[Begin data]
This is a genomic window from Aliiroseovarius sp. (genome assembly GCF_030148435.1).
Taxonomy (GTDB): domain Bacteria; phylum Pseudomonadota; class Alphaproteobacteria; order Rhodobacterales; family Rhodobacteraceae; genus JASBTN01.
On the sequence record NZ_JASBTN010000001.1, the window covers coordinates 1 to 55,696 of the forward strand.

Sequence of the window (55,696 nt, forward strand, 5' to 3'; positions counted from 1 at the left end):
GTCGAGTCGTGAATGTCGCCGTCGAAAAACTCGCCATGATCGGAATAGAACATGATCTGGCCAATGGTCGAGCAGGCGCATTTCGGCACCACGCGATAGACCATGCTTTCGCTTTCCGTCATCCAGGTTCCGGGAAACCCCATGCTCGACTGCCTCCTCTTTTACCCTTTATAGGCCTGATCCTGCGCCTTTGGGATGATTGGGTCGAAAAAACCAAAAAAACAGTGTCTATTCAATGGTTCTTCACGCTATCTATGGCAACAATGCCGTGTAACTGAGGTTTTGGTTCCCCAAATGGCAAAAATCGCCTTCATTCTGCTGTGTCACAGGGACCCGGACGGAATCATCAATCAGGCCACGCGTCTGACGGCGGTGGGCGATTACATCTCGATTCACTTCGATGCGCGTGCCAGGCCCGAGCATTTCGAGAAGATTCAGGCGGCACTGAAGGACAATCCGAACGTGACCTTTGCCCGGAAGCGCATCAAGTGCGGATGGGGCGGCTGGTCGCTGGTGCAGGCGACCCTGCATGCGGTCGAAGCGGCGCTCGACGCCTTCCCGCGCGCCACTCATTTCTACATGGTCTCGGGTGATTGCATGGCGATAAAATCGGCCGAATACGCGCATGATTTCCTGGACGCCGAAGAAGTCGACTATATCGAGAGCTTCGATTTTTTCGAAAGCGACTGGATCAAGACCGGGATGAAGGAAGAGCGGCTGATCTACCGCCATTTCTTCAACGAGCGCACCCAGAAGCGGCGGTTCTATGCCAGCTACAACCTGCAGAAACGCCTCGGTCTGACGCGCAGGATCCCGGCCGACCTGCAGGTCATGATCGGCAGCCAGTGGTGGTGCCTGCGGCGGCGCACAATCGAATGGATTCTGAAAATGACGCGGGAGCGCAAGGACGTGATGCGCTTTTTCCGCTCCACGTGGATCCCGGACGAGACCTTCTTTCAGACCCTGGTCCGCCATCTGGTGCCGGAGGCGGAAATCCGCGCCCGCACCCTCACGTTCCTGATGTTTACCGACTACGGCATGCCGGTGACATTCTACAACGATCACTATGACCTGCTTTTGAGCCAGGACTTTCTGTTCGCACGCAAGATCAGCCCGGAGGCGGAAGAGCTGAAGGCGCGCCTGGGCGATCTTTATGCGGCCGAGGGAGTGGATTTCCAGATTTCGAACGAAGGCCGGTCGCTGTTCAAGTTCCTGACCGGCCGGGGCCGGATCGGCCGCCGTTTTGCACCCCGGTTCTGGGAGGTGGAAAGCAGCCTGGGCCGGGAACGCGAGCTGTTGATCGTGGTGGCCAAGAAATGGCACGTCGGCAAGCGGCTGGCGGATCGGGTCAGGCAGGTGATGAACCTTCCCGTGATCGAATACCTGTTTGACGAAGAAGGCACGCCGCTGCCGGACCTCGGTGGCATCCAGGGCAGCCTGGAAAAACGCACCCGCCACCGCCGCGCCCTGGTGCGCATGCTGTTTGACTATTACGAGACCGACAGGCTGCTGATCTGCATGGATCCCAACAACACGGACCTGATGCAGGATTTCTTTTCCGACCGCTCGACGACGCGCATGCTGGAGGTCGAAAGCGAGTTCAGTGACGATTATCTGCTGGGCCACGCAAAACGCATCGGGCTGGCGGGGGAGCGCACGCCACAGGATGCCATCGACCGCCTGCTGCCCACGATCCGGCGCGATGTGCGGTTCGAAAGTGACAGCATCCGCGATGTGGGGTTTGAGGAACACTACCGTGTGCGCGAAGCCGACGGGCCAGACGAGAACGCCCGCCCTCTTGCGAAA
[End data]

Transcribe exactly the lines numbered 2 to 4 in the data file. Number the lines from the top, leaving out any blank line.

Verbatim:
Taxonomy (GTDB): domain Bacteria; phylum Pseudomonadota; class Alphaproteobacteria; order Rhodobacterales; family Rhodobacteraceae; genus JASBTN01.
On the sequence record NZ_JASBTN010000001.1, the window covers coordinates 1 to 55,696 of the forward strand.

Sequence of the window (55,696 nt, forward strand, 5' to 3'; positions counted from 1 at the left end):